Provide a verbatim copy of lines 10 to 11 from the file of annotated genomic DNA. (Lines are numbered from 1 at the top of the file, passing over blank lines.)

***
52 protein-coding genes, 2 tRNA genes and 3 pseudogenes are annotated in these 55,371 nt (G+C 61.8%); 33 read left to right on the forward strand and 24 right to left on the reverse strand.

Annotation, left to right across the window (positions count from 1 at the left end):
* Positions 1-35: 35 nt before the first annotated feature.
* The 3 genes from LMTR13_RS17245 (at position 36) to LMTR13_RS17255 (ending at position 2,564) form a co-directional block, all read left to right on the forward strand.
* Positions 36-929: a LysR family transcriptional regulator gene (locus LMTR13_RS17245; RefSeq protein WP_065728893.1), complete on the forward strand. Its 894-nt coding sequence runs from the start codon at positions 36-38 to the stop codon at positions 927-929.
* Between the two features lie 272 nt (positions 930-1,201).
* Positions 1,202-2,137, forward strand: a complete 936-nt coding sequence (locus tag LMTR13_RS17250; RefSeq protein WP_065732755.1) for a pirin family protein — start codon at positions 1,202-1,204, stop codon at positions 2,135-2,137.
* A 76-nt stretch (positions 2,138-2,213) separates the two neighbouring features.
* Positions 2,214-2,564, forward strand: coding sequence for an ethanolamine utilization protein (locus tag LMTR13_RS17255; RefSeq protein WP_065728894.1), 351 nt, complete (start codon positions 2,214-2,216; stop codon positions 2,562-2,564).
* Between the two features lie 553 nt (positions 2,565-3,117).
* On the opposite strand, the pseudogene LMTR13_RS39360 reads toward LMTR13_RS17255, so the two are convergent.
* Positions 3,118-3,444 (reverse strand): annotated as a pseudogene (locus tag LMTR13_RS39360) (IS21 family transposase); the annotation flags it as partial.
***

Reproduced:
* Between the two features lie 553 nt (positions 2,565-3,117).
* On the opposite strand, the pseudogene LMTR13_RS39360 reads toward LMTR13_RS17255, so the two are convergent.